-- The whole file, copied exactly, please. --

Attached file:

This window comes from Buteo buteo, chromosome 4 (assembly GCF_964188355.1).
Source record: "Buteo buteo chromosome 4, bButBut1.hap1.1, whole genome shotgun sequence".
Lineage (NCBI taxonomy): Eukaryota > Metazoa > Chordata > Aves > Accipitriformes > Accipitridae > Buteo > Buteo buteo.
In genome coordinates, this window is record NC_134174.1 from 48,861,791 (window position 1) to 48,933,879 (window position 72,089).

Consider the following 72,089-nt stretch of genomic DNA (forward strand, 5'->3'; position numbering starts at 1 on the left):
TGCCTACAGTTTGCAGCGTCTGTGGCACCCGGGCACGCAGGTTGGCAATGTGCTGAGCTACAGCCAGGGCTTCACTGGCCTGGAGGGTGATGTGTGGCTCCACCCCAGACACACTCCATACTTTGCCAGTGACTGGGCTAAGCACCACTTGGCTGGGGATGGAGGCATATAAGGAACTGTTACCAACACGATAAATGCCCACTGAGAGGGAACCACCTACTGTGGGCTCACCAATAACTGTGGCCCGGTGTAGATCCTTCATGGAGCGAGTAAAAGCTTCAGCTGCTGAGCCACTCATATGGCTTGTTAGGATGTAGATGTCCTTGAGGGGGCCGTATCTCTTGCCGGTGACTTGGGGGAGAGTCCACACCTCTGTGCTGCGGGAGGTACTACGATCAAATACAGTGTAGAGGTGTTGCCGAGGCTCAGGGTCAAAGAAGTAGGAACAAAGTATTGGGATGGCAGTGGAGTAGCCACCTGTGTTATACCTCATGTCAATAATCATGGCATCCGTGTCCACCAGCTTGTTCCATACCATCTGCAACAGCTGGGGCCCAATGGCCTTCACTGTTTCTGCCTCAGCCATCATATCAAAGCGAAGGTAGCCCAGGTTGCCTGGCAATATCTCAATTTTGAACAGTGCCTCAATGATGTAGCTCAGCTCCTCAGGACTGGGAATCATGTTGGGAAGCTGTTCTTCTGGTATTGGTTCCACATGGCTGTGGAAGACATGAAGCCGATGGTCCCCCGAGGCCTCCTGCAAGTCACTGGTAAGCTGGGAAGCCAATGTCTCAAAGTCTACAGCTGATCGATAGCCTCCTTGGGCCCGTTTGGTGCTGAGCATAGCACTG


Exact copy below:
This window comes from Buteo buteo, chromosome 4 (assembly GCF_964188355.1).
Source record: "Buteo buteo chromosome 4, bButBut1.hap1.1, whole genome shotgun sequence".
Lineage (NCBI taxonomy): Eukaryota > Metazoa > Chordata > Aves > Accipitriformes > Accipitridae > Buteo > Buteo buteo.
In genome coordinates, this window is record NC_134174.1 from 48,861,791 (window position 1) to 48,933,879 (window position 72,089).

Consider the following 72,089-nt stretch of genomic DNA (forward strand, 5'->3'; position numbering starts at 1 on the left):
TGCCTACAGTTTGCAGCGTCTGTGGCACCCGGGCACGCAGGTTGGCAATGTGCTGAGCTACAGCCAGGGCTTCACTGGCCTGGAGGGTGATGTGTGGCTCCACCCCAGACACACTCCATACTTTGCCAGTGACTGGGCTAAGCACCACTTGGCTGGGGATGGAGGCATATAAGGAACTGTTACCAACACGATAAATGCCCACTGAGAGGGAACCACCTACTGTGGGCTCACCAATAACTGTGGCCCGGTGTAGATCCTTCATGGAGCGAGTAAAAGCTTCAGCTGCTGAGCCACTCATATGGCTTGTTAGGATGTAGATGTCCTTGAGGGGGCCGTATCTCTTGCCGGTGACTTGGGGGAGAGTCCACACCTCTGTGCTGCGGGAGGTACTACGATCAAATACAGTGTAGAGGTGTTGCCGAGGCTCAGGGTCAAAGAAGTAGGAACAAAGTATTGGGATGGCAGTGGAGTAGCCACCTGTGTTATACCTCATGTCAATAATCATGGCATCCGTGTCCACCAGCTTGTTCCATACCATCTGCAACAGCTGGGGCCCAATGGCCTTCACTGTTTCTGCCTCAGCCATCATATCAAAGCGAAGGTAGCCCAGGTTGCCTGGCAATATCTCAATTTTGAACAGTGCCTCAATGATGTAGCTCAGCTCCTCAGGACTGGGAATCATGTTGGGAAGCTGTTCTTCTGGTATTGGTTCCACATGGCTGTGGAAGACATGAAGCCGATGGTCCCCCGAGGCCTCCTGCAAGTCACTGGTAAGCTGGGAAGCCAATGTCTCAAAGTCTACAGCTGATCGATAGCCTCCTTGGGCCCGTTTGGTGCTGAGCATAGCACTG